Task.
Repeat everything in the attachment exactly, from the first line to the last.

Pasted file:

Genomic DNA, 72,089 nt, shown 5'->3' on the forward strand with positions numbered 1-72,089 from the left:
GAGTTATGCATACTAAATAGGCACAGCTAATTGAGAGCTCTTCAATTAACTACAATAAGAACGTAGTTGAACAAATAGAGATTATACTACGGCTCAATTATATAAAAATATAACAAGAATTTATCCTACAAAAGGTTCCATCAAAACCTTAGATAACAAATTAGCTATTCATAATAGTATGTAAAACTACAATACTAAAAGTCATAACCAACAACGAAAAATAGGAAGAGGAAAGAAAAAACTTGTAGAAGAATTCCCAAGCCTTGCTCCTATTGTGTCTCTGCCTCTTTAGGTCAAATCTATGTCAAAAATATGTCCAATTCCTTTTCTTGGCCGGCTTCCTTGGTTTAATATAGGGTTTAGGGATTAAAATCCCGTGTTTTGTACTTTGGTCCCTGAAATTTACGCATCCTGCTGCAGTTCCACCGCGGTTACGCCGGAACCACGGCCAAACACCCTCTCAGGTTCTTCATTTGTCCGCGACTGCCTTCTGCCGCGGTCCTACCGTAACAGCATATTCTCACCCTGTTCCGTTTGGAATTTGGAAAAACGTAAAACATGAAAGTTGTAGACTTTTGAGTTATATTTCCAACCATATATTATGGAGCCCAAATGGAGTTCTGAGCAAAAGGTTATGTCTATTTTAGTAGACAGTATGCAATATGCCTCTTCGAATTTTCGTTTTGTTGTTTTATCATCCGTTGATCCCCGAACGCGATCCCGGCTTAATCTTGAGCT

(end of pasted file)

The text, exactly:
Genomic DNA, 72,089 nt, shown 5'->3' on the forward strand with positions numbered 1-72,089 from the left:
GAGTTATGCATACTAAATAGGCACAGCTAATTGAGAGCTCTTCAATTAACTACAATAAGAACGTAGTTGAACAAATAGAGATTATACTACGGCTCAATTATATAAAAATATAACAAGAATTTATCCTACAAAAGGTTCCATCAAAACCTTAGATAACAAATTAGCTATTCATAATAGTATGTAAAACTACAATACTAAAAGTCATAACCAACAACGAAAAATAGGAAGAGGAAAGAAAAAACTTGTAGAAGAATTCCCAAGCCTTGCTCCTATTGTGTCTCTGCCTCTTTAGGTCAAATCTATGTCAAAAATATGTCCAATTCCTTTTCTTGGCCGGCTTCCTTGGTTTAATATAGGGTTTAGGGATTAAAATCCCGTGTTTTGTACTTTGGTCCCTGAAATTTACGCATCCTGCTGCAGTTCCACCGCGGTTACGCCGGAACCACGGCCAAACACCCTCTCAGGTTCTTCATTTGTCCGCGACTGCCTTCTGCCGCGGTCCTACCGTAACAGCATATTCTCACCCTGTTCCGTTTGGAATTTGGAAAAACGTAAAACATGAAAGTTGTAGACTTTTGAGTTATATTTCCAACCATATATTATGGAGCCCAAATGGAGTTCTGAGCAAAAGGTTATGTCTATTTTAGTAGACAGTATGCAATATGCCTCTTCGAATTTTCGTTTTGTTGTTTTATCATCCGTTGATCCCCGAACGCGATCCCGGCTTAATCTTGAGCT